One of these partners is Tom Delaney, county commissioner for Chisago County. He leads the way through a damp forest to a spot hanging over the river, south of Taylors Falls. He gets distracted once by a bald eagle, but starts again to describe the scene looking out toward Wisconsin.
"Right over here where you see the tower is Osceola, and there...are a couple of our honkers taking off. We have a lot of geese that nest in the spring," says Delaney. "It's very difficult to put into words. I think I'm fairly articulate, but the beauty of the St. Croix River is impossible to capture with words. You have to see it. It is situated in a valley - you've got deep cliffs on each side of the valley that in some areas are almost vertical."
Chisago county grew 35 percent between 1990 and 2000, as growth and housing prices pushed more people toward the St. Croix valley. Seventy percent of residents commute to the Twin Cities. Delaney says many new residents become passionate advocates for the river. But they also bring increasing demands for the comforts of urban life.
"About three years ago some guy called me and said, 'I'm one of your constituents and I'm from St. Paul, and I want to know, why don't you have metropolitan mosquito control? I'm getting tired of the mosquitos.' And I said, 'How long have you lived here, sir?' And he says, 'Oh, about four months.' And I said, 'We don't have metropolitan mosquito control, and as a result of that we still have birds and frogs and snakes, and all this beautiful wildlife that you moved up here to enjoy.'"
Chisago County established its own protected zone around the river. The whole eastern edge of the county, where Chisago meets the federal land, is buffered by a four-mile "scenic overlay." Delaney says fiercely guarding the river has protected the bluffs from power lines and cell phone towers that would interrupt the view.
Developers rushing to meet the demand for homes must clear new hurdles, as local laws spring up to protect the river. Bill Derrick has been building homes for 35 years in St. Croix County. He says one irritating regulation prohibits building where the grade is more than 20 percent. The idea is to halt runoff into the St. Croix River.
"It's wasting a certain amount of land," Derrick says "In North Hudson, we lost four beautiful lots because of the 20 percent slope."
Derrick says he remembers in the recent past, when it took 60 days to get a development approved. Now he expects to wait about a year.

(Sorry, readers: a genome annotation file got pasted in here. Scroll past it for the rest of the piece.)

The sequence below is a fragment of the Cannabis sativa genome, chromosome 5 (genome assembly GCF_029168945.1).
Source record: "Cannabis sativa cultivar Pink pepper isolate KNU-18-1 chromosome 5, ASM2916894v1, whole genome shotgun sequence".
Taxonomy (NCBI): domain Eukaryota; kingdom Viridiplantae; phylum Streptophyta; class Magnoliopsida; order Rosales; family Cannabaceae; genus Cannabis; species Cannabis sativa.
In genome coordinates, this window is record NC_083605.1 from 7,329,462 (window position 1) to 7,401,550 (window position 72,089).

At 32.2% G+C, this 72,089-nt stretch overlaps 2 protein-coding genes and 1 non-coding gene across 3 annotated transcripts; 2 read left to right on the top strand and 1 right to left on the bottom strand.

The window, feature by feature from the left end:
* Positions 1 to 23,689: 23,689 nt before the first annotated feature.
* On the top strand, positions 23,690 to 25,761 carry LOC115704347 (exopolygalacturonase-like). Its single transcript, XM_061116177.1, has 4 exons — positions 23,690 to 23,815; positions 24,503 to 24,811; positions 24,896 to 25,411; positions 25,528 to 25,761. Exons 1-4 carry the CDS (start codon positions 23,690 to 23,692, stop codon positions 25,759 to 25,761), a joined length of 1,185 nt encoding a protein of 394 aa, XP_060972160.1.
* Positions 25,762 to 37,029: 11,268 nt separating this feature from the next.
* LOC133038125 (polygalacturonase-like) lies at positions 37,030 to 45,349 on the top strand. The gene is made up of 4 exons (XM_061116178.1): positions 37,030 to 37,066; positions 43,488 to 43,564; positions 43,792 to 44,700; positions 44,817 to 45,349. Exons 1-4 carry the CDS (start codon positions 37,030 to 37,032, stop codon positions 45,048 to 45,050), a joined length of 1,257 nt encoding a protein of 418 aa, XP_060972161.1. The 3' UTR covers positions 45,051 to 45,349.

The historic lift bridge at Stillwater is the best-known example of development needs butting up against the scenic riverway. Transportation officials say the numbers of commuters make a new bridge a must. The Park Service and others say the old bridge has scenic value, and a new one would damage the environment. The discussion is going nowhere fast.
Lovers of the St. Croix got some bad news last fall, when budget cuts forced the Wisconsin Legislature to drop funding for the Minnesota-Wisconsin Boundary Area Commission. It disbanded in November.
Biologists keep a wary eye on the river these days. It looks like efforts to contain one foreign invader, the zebra mussel, have been successful. But another one, Eurasian watermilfoil, may be moving in. Biologists aren't yet ready to administer the dose of poison it takes to beat it back.
The magic of the St. Croix is that bureaucracy and the battles over the ecosystem seem a million miles away just a little ways upstream, near Grantsburg, Wis., where outfitter Jerry Dorff is dusting off 100 canoes and kayaks for the summer.
For him, the river just keeps getting better. He can't wait to send a new batch of city-folk out onto the cleanest, most pristine water around.
"We have people inquiring about our business and our trips from all over the country, so I'm thinking that it should be another good year. The last three years have been banner years," says Dorff.
You get the same sanguine sense from Dorff's upstream neighbor, Bill Soderbeck. After 87 years by the river, he is as well-placed as anyone to say whether the St. Croix is in good shape.
Looking out where his ferry used to cut across the current, Soderbeck pronounces that things are "good. And it'll stay this way."